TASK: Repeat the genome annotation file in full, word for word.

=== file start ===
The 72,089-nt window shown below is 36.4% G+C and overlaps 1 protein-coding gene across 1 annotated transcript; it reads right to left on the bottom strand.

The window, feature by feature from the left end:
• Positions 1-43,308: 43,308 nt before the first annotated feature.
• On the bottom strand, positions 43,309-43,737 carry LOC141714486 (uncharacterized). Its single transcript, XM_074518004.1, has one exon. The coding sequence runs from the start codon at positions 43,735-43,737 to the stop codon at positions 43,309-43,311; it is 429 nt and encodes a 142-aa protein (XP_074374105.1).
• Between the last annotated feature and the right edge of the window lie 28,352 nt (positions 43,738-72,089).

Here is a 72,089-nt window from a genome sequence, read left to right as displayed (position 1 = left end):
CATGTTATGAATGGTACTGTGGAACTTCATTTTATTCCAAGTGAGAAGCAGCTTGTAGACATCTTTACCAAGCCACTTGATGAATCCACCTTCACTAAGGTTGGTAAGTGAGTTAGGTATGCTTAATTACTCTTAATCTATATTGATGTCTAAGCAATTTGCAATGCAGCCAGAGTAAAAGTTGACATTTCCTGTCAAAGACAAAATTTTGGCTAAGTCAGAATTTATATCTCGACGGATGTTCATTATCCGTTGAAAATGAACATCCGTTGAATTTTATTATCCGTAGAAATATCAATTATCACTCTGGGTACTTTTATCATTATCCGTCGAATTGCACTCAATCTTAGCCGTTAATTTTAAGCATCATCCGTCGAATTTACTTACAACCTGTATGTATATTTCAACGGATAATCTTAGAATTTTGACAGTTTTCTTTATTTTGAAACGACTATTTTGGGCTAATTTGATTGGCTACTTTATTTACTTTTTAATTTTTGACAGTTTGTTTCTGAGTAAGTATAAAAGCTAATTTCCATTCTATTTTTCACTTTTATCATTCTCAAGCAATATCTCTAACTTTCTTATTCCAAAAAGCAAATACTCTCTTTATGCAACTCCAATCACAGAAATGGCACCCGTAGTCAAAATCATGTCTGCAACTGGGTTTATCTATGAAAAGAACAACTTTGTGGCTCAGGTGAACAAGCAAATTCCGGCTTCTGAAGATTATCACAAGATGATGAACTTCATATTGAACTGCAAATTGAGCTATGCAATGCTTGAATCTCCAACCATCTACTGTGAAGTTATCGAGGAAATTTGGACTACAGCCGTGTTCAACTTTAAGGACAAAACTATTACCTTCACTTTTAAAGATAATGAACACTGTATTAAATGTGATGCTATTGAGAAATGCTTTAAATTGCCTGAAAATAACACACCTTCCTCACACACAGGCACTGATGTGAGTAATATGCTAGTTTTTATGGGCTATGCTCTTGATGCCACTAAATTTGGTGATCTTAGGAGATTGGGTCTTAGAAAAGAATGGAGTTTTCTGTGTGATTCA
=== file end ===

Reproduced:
The 72,089-nt window shown below is 36.4% G+C and overlaps 1 protein-coding gene across 1 annotated transcript; it reads right to left on the bottom strand.

The window, feature by feature from the left end:
• Positions 1-43,308: 43,308 nt before the first annotated feature.
• On the bottom strand, positions 43,309-43,737 carry LOC141714486 (uncharacterized). Its single transcript, XM_074518004.1, has one exon. The coding sequence runs from the start codon at positions 43,735-43,737 to the stop codon at positions 43,309-43,311; it is 429 nt and encodes a 142-aa protein (XP_074374105.1).
• Between the last annotated feature and the right edge of the window lie 28,352 nt (positions 43,738-72,089).

Here is a 72,089-nt window from a genome sequence, read left to right as displayed (position 1 = left end):
CATGTTATGAATGGTACTGTGGAACTTCATTTTATTCCAAGTGAGAAGCAGCTTGTAGACATCTTTACCAAGCCACTTGATGAATCCACCTTCACTAAGGTTGGTAAGTGAGTTAGGTATGCTTAATTACTCTTAATCTATATTGATGTCTAAGCAATTTGCAATGCAGCCAGAGTAAAAGTTGACATTTCCTGTCAAAGACAAAATTTTGGCTAAGTCAGAATTTATATCTCGACGGATGTTCATTATCCGTTGAAAATGAACATCCGTTGAATTTTATTATCCGTAGAAATATCAATTATCACTCTGGGTACTTTTATCATTATCCGTCGAATTGCACTCAATCTTAGCCGTTAATTTTAAGCATCATCCGTCGAATTTACTTACAACCTGTATGTATATTTCAACGGATAATCTTAGAATTTTGACAGTTTTCTTTATTTTGAAACGACTATTTTGGGCTAATTTGATTGGCTACTTTATTTACTTTTTAATTTTTGACAGTTTGTTTCTGAGTAAGTATAAAAGCTAATTTCCATTCTATTTTTCACTTTTATCATTCTCAAGCAATATCTCTAACTTTCTTATTCCAAAAAGCAAATACTCTCTTTATGCAACTCCAATCACAGAAATGGCACCCGTAGTCAAAATCATGTCTGCAACTGGGTTTATCTATGAAAAGAACAACTTTGTGGCTCAGGTGAACAAGCAAATTCCGGCTTCTGAAGATTATCACAAGATGATGAACTTCATATTGAACTGCAAATTGAGCTATGCAATGCTTGAATCTCCAACCATCTACTGTGAAGTTATCGAGGAAATTTGGACTACAGCCGTGTTCAACTTTAAGGACAAAACTATTACCTTCACTTTTAAAGATAATGAACACTGTATTAAATGTGATGCTATTGAGAAATGCTTTAAATTGCCTGAAAATAACACACCTTCCTCACACACAGGCACTGATGTGAGTAATATGCTAGTTTTTATGGGCTATGCTCTTGATGCCACTAAATTTGGTGATCTTAGGAGATTGGGTCTTAGAAAAGAATGGAGTTTTCTGTGTGATTCA